Is Your Water Heater Trying to Tell You Something?
Signs that it may be time to replace your water heater.
Stepping into a cold shower when you were expecting hot water is an unpleasant surprise. Water damage from a failed water heater tank is far worse. Stay attuned to the needs of your water heater with these telling signs that it may be about to fail.
A lack of sufficient hot water is one indication that a water heater is failing. Over time, mineral deposits in the tank build up and can interfere with the heating process. Annual flushes of the tank can help minimize this problem.
Listen closely to know if your hot water heater is making any creaking, popping or rumbling noises, which are another sign of mineral buildup in the tank. Flush the system. If it’s still making strange noises afterward, the tank could be on the verge of a leak.
Murky or smelly water
Murky water is another warning of mineral buildup that can lead to hot water heater failure. Sometimes in addition to visible cloudiness, there can be a metallic smell or taste. While the minerals do not pose a health risk, they can certainly be unappealing.
Faulty pressure relief valve
Every hot water heater has a safety feature called a pressure relief valve. If the water gets too hot and too much pressure builds up, the valve opens to release water and prevent an explosion.
If you notice water coming out of the relief valve, call for service right away. You may just need a new valve rather than a replacement of the entire water heater. No matter what, it’s important that this safety feature remains operational at all times.
Regular testing of the pressure relief, every six months or so, is advised. To test the valve, move its lever up and down several times. If there is no drain under the discharge pipe, put a bucket beneath it before testing. A properly working valve will release some water into the drain tube. If little or no water is released, it’s time to call for service.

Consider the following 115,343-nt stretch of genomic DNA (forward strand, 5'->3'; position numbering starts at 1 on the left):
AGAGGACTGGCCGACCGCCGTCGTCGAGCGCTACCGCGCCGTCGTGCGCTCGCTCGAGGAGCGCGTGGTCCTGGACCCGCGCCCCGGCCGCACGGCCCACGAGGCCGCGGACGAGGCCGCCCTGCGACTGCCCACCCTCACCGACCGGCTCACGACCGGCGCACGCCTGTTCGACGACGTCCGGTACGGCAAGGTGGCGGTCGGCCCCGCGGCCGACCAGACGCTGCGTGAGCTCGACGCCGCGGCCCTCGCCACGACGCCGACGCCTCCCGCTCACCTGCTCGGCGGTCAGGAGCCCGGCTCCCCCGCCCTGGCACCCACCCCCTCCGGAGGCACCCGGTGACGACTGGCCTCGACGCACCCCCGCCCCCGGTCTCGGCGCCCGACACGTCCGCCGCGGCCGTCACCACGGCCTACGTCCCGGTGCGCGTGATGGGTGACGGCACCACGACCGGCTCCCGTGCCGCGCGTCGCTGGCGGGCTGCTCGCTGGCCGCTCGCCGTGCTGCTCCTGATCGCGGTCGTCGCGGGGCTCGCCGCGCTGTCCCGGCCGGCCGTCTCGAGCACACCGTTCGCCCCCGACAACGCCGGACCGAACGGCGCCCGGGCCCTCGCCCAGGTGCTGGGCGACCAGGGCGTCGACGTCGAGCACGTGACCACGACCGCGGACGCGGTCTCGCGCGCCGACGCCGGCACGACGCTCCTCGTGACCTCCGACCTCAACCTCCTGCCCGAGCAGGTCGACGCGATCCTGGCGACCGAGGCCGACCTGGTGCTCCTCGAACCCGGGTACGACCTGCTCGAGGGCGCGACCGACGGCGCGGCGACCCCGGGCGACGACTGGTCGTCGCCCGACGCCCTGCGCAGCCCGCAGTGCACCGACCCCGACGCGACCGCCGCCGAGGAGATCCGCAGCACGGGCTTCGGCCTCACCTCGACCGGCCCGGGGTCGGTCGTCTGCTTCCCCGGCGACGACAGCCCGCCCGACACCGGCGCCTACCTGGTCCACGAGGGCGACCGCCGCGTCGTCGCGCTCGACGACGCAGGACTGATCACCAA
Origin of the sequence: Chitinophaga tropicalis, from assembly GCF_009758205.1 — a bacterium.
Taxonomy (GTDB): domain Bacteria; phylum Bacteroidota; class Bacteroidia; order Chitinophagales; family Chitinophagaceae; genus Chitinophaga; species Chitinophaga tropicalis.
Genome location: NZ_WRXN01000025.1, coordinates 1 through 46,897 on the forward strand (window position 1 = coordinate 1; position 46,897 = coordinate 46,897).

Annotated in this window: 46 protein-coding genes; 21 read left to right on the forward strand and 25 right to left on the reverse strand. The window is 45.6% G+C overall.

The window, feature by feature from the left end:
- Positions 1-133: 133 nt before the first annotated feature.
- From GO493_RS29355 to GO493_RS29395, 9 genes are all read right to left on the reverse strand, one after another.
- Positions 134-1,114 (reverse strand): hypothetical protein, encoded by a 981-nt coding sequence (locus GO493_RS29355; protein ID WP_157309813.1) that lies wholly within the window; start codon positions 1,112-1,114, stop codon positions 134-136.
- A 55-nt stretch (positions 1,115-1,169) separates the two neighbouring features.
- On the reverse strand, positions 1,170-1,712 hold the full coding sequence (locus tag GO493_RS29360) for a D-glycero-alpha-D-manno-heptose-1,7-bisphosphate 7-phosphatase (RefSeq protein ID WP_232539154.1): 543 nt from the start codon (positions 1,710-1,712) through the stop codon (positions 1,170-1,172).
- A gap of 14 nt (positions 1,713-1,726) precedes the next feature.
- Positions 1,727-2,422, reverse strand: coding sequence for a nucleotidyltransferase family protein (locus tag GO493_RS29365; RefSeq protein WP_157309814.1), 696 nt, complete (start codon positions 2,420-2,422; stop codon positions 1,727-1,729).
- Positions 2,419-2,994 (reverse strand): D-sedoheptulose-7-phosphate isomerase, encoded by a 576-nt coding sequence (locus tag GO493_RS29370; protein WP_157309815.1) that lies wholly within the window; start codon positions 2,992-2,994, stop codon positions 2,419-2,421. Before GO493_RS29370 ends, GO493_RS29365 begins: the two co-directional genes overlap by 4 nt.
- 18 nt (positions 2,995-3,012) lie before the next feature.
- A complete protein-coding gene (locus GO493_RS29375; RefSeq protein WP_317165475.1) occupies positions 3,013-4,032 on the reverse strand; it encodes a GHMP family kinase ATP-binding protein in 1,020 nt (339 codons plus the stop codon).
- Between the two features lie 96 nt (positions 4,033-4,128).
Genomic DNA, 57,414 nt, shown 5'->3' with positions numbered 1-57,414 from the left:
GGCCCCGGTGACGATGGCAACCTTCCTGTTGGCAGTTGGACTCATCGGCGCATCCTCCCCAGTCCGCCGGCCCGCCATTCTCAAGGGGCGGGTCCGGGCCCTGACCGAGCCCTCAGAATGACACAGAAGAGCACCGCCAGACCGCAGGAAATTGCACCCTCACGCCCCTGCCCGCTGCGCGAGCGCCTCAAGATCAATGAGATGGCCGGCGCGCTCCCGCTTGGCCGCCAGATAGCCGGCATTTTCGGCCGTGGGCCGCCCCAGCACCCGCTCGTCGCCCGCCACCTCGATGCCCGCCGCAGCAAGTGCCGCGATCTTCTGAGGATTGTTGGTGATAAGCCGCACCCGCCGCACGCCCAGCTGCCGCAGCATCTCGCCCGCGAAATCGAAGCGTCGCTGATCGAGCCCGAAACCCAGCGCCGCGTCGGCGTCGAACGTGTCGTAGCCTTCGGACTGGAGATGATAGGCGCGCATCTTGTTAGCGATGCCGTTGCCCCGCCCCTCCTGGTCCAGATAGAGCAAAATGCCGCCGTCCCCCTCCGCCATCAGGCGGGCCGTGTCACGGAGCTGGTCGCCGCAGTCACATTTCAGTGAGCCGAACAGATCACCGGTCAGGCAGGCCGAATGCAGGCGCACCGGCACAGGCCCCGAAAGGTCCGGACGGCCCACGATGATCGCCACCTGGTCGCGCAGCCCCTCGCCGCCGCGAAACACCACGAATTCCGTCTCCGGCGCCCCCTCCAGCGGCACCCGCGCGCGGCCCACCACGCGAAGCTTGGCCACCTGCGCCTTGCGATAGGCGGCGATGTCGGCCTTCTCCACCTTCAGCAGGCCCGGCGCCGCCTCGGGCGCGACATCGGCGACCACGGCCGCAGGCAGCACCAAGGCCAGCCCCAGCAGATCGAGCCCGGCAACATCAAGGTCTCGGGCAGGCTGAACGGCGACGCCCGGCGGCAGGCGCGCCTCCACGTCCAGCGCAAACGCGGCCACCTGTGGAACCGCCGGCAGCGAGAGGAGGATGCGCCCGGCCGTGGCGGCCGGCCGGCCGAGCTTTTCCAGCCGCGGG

Water puddling around your water heater is a sure sign that failure is near. If you notice even a little water, turn off the power first, then turn off the water supply. You don’t want to be standing in water while the electricity is still flowing. Drain the tank using a hose or container. This will avoid having the 50 to 100 gallons of water stored in the tank flood your home.
If your water heater tank has a leak, the only option is to replace it.
The average lifespan for hot water heaters is about 10 years. Depending on frequency of use and mineral deposits, you may only get 8 years of service, or you might be able to get 12. Wise homeowners plan for water heater replacements before system failure and has the potential to create flood damage.
If you can, set aside money in a designated Consumers savings account to cover planned repairs and replacements around your home. And if a hot water heater failure takes you by surprise, consider a Consumers home equity line (HELOC) to help you get a new one installed.
Consumers helps more than 2,000 members finance land, first and second homes, and home improvement projects each year. We’d love to help you with a mortgage or home equity line of credit; contact us online or call us at 800-991-2221.